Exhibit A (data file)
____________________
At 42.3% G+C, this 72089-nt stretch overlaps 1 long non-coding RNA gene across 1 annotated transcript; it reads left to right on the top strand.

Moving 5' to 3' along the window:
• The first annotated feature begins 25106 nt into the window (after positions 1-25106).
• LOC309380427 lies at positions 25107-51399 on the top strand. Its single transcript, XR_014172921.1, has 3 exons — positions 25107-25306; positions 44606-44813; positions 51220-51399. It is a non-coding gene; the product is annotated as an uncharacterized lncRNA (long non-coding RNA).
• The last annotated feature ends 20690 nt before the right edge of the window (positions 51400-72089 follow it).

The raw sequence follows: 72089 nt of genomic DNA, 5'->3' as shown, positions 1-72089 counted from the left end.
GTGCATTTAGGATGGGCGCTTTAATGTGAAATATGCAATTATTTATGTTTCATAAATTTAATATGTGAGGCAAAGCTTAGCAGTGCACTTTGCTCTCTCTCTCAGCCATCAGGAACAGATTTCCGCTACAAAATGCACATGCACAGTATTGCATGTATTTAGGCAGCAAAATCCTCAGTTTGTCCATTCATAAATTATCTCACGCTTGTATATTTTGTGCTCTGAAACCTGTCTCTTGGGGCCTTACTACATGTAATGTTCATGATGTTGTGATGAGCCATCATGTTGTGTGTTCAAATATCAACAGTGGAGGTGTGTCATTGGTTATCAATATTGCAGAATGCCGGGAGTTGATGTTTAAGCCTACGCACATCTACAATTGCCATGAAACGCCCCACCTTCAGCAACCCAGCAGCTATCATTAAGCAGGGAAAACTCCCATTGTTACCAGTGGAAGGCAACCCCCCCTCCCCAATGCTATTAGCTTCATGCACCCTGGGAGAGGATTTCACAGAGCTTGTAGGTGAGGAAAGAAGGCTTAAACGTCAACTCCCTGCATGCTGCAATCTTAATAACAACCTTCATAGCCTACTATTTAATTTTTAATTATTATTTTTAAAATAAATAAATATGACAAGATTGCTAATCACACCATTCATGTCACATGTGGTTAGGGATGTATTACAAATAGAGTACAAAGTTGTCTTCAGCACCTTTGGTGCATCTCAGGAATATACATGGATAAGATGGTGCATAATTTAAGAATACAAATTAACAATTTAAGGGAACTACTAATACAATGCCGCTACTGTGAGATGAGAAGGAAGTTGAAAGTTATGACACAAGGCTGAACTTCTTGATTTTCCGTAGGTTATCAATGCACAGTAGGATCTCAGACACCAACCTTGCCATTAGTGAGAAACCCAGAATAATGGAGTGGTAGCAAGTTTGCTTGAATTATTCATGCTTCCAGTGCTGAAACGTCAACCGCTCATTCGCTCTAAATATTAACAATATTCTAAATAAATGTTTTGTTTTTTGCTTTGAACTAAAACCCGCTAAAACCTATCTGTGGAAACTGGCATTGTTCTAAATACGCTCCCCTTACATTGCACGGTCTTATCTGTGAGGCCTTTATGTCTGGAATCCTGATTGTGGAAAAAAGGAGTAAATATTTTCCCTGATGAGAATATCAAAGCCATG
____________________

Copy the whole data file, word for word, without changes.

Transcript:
At 42.3% G+C, this 72089-nt stretch overlaps 1 long non-coding RNA gene across 1 annotated transcript; it reads left to right on the top strand.

Moving 5' to 3' along the window:
• The first annotated feature begins 25106 nt into the window (after positions 1-25106).
• LOC309380427 lies at positions 25107-51399 on the top strand. Its single transcript, XR_014172921.1, has 3 exons — positions 25107-25306; positions 44606-44813; positions 51220-51399. It is a non-coding gene; the product is annotated as an uncharacterized lncRNA (long non-coding RNA).
• The last annotated feature ends 20690 nt before the right edge of the window (positions 51400-72089 follow it).

The raw sequence follows: 72089 nt of genomic DNA, 5'->3' as shown, positions 1-72089 counted from the left end.
GTGCATTTAGGATGGGCGCTTTAATGTGAAATATGCAATTATTTATGTTTCATAAATTTAATATGTGAGGCAAAGCTTAGCAGTGCACTTTGCTCTCTCTCTCAGCCATCAGGAACAGATTTCCGCTACAAAATGCACATGCACAGTATTGCATGTATTTAGGCAGCAAAATCCTCAGTTTGTCCATTCATAAATTATCTCACGCTTGTATATTTTGTGCTCTGAAACCTGTCTCTTGGGGCCTTACTACATGTAATGTTCATGATGTTGTGATGAGCCATCATGTTGTGTGTTCAAATATCAACAGTGGAGGTGTGTCATTGGTTATCAATATTGCAGAATGCCGGGAGTTGATGTTTAAGCCTACGCACATCTACAATTGCCATGAAACGCCCCACCTTCAGCAACCCAGCAGCTATCATTAAGCAGGGAAAACTCCCATTGTTACCAGTGGAAGGCAACCCCCCCTCCCCAATGCTATTAGCTTCATGCACCCTGGGAGAGGATTTCACAGAGCTTGTAGGTGAGGAAAGAAGGCTTAAACGTCAACTCCCTGCATGCTGCAATCTTAATAACAACCTTCATAGCCTACTATTTAATTTTTAATTATTATTTTTAAAATAAATAAATATGACAAGATTGCTAATCACACCATTCATGTCACATGTGGTTAGGGATGTATTACAAATAGAGTACAAAGTTGTCTTCAGCACCTTTGGTGCATCTCAGGAATATACATGGATAAGATGGTGCATAATTTAAGAATACAAATTAACAATTTAAGGGAACTACTAATACAATGCCGCTACTGTGAGATGAGAAGGAAGTTGAAAGTTATGACACAAGGCTGAACTTCTTGATTTTCCGTAGGTTATCAATGCACAGTAGGATCTCAGACACCAACCTTGCCATTAGTGAGAAACCCAGAATAATGGAGTGGTAGCAAGTTTGCTTGAATTATTCATGCTTCCAGTGCTGAAACGTCAACCGCTCATTCGCTCTAAATATTAACAATATTCTAAATAAATGTTTTGTTTTTTGCTTTGAACTAAAACCCGCTAAAACCTATCTGTGGAAACTGGCATTGTTCTAAATACGCTCCCCTTACATTGCACGGTCTTATCTGTGAGGCCTTTATGTCTGGAATCCTGATTGTGGAAAAAAGGAGTAAATATTTTCCCTGATGAGAATATCAAAGCCATG